The tendency to donate is far greater for the first group of rich people (self-made ones) and doing that from an internal urge to help less privileged people. There are many reasons for that the important ones are: they feel more confident to earn by themselves and also feel a sense of similarity when they observe less-privileged people (probably reminds them of their younger days). On the other hand the "inherited billionaires" are like spoiled brats of rich parents. They are far less confident and try to accumulate wealth for themselves, mainly to flaunt. They were born with golden spoon and then sent to US-EU to buy some degrees. Even there they did not mix up with common people much ( like a typical Karan Johar Movie). Such group of rich people are less enthusiastic about philanthropy. They sometimes are forced to do some (because of peer pressure from people like Premji and to promote their business interest), but they do not associate with the general society and people whom they exploit to maintain their fortune. They do not feel the urge to do something for the society in general. It will be foolish to expect much philanthropy from the Lala-type industrialists/businessman. They have enough money to build the most expensive building in the world but probably can not see the slum around his tall building and cannot focus on the people living there from that great height!

    A feudal and hierarchical society as we have in India have less chance to produce self-made billionaires. It is not a surprise that those who could manage that exceptional feat (e.g Premji, Narayan Murthy) are now leading the way of private and corporate philanthropy.
    Indian billionaires are mostly "inherited" ones.

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  • 24. At 7:18pm on 09 Dec 2010, Jay wrote:

    @ skayptic (#22). Indian rich people hardly contribute to the tax money in proportion to their income. The combined black money and default on bank loans are the highest among such people. It is estimated/believed that a parallel economy of black money worth about 53% of Indian GDP is running these days. Indian tax base mainly depends on salaried people, NOT on those who do private business (that include doctors, lawyers etc) or run industry.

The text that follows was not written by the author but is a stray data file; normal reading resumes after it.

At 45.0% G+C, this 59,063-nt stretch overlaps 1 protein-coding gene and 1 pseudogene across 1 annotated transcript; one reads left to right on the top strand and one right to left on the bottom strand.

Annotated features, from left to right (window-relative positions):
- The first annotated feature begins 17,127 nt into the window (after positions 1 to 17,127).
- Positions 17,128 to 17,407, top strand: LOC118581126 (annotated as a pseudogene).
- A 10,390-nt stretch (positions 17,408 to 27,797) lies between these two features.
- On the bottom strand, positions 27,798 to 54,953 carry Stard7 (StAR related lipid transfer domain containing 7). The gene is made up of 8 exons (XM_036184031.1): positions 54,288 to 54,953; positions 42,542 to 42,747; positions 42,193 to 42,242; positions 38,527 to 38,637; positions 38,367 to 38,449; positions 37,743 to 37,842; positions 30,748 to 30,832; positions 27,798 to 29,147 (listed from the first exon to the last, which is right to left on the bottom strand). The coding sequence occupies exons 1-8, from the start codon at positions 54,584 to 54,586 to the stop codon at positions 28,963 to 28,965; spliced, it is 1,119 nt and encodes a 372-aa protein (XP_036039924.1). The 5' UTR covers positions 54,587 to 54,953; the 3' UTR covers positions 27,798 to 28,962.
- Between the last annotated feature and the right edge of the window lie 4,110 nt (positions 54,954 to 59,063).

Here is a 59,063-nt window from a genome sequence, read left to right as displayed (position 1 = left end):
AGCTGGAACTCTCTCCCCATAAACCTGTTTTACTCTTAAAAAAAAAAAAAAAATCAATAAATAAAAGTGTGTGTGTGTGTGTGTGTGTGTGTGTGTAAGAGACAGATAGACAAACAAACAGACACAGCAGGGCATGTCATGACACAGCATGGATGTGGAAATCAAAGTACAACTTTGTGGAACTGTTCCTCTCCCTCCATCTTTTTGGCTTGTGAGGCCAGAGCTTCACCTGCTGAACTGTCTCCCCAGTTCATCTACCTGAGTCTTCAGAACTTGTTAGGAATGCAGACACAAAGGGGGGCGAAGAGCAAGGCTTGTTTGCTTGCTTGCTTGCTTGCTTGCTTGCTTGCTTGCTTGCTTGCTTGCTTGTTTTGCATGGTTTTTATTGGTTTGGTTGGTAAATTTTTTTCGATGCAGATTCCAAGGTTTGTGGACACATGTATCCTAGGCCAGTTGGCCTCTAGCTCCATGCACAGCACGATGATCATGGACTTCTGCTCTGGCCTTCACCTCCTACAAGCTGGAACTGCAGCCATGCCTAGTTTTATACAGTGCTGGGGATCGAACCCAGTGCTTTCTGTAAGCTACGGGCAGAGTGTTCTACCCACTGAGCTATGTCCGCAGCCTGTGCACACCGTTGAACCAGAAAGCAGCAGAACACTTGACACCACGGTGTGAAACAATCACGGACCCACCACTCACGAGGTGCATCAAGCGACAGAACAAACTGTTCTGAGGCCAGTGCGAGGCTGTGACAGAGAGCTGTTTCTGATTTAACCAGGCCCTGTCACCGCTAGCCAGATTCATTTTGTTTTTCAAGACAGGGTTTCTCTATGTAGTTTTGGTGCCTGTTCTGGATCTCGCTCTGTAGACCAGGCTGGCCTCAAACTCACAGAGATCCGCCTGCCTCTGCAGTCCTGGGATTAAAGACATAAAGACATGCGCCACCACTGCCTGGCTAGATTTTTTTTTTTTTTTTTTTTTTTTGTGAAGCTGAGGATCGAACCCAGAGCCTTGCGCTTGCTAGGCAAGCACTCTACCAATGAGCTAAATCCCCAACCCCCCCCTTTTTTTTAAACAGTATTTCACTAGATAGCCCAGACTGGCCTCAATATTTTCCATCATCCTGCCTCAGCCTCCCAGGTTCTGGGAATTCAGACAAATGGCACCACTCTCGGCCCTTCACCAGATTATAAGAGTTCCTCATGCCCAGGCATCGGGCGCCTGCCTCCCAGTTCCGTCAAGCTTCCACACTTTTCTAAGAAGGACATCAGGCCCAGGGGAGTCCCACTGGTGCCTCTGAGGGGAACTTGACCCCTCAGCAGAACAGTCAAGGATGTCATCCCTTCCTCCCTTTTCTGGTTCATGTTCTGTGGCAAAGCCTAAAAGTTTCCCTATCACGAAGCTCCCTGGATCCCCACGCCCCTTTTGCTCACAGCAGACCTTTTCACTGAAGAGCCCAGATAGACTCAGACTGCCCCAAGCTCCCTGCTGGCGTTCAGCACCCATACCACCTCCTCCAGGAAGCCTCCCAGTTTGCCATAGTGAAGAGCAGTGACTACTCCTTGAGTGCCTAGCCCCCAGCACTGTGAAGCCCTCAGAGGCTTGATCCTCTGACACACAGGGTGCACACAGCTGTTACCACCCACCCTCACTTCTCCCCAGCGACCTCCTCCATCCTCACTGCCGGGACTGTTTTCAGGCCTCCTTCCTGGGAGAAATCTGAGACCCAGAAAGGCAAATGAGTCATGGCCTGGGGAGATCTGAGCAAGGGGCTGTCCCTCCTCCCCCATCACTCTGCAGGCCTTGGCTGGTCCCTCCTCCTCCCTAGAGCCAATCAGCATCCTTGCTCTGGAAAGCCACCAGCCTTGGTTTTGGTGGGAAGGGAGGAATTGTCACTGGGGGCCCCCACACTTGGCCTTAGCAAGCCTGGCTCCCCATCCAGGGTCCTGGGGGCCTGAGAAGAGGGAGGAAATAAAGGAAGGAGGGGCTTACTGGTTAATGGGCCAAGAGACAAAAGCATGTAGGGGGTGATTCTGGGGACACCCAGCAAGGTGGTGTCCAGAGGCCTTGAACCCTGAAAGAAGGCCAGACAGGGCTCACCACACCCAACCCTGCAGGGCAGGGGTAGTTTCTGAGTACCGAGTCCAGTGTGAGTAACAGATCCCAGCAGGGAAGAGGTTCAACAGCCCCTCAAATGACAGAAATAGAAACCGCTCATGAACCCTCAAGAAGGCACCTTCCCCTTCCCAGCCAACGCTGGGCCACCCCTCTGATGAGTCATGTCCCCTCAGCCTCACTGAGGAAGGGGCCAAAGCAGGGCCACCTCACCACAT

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  • 25. At 7:26pm on 09 Dec 2010, Jay wrote:

    Till a few years ago a Delhi based lottery businessman was the highest tax payer. Now probably the film stars occupy the position ( Probably due to high focus from media and government tax inspectors (for easy money) this group of people are forced to pay decent tax returns.
    Not a single high profile industrialist whose personal (NOT corporate) income runs in billions were ever in that list of highest tax payers.

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  • 26. At 7:32pm on 09 Dec 2010, LaserJet wrote:

    One thing that is unique regarding many of the Indian billionaires is that they grew in and around poverty. Even if they were not poor themselves, they have seen it up and close. This can lead to a level of disconnect between the billionaires and the society they live in.

    Let us hope this donation is one of many to follow.

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  • 27. At 7:33pm on 09 Dec 2010, Jay wrote:

    Moreover, when you do philanthropy for substantial amount of money, you better have that from a decent, legal source. If you have huge wealth from not so legal way, then you will not like to attract attention by donating in a big way, even if you like to! That is one of the reasons why many of our politicians, bureaucrats, media barons and some other wealthy professionals, besides businessmen and industrialists do not join the philanthropy bandwagon.

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  • 28. At 8:15pm on 09 Dec 2010, Userid123456 wrote:

    The Ignorant are so because they know not.
    Then what to expect from them?
    They do that whichever is deemed is correct by them.
    They are correct whence they stand.
    To expect Wisdom from them,
    and to expect Wisdom from Children.

    Let Us persevere to do what We must,
    if, truly, We 'know' that whichever ought to be done.

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  • 29. At 05:12am on 10 Dec 2010, kv wrote:

    After reading the article and the comments, the following is my rating.

    1. John's excellent analysis (comment) of the article including the Gini index from Brazil. I hope to see such excellence in analysis from Soutik Biswas in the future.
    2. Soutik Biswas's article is placed second because it is more filled with opinions based on insinuations and possibilities of ignorance.
    3. Most of the readers comments, which are nothing more than opinions that do not commit to any comprehension of reality or attempt at such comprehension.

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  • 30. At 05:23am on 10 Dec 2010, New_Indian wrote:

    "Are India's rich not philanthropic enough?" Oh please.... its high time that we stopped judging other people's actions! We know how Indians are. Its a huge mix of people with their own likes and dislikes. Also if one has earned money by his hardwork, he does have the right to decide how to spend it. Its also high time that we stopped expecting that things will just fall from heaven! In India, if someone indulges in philanthropic activities, some will just say its show-off, some will say it's to save taxes. Hardly anyone will respect the persons' decision. Its better to motivate people to stop enjoying life at the cost of others.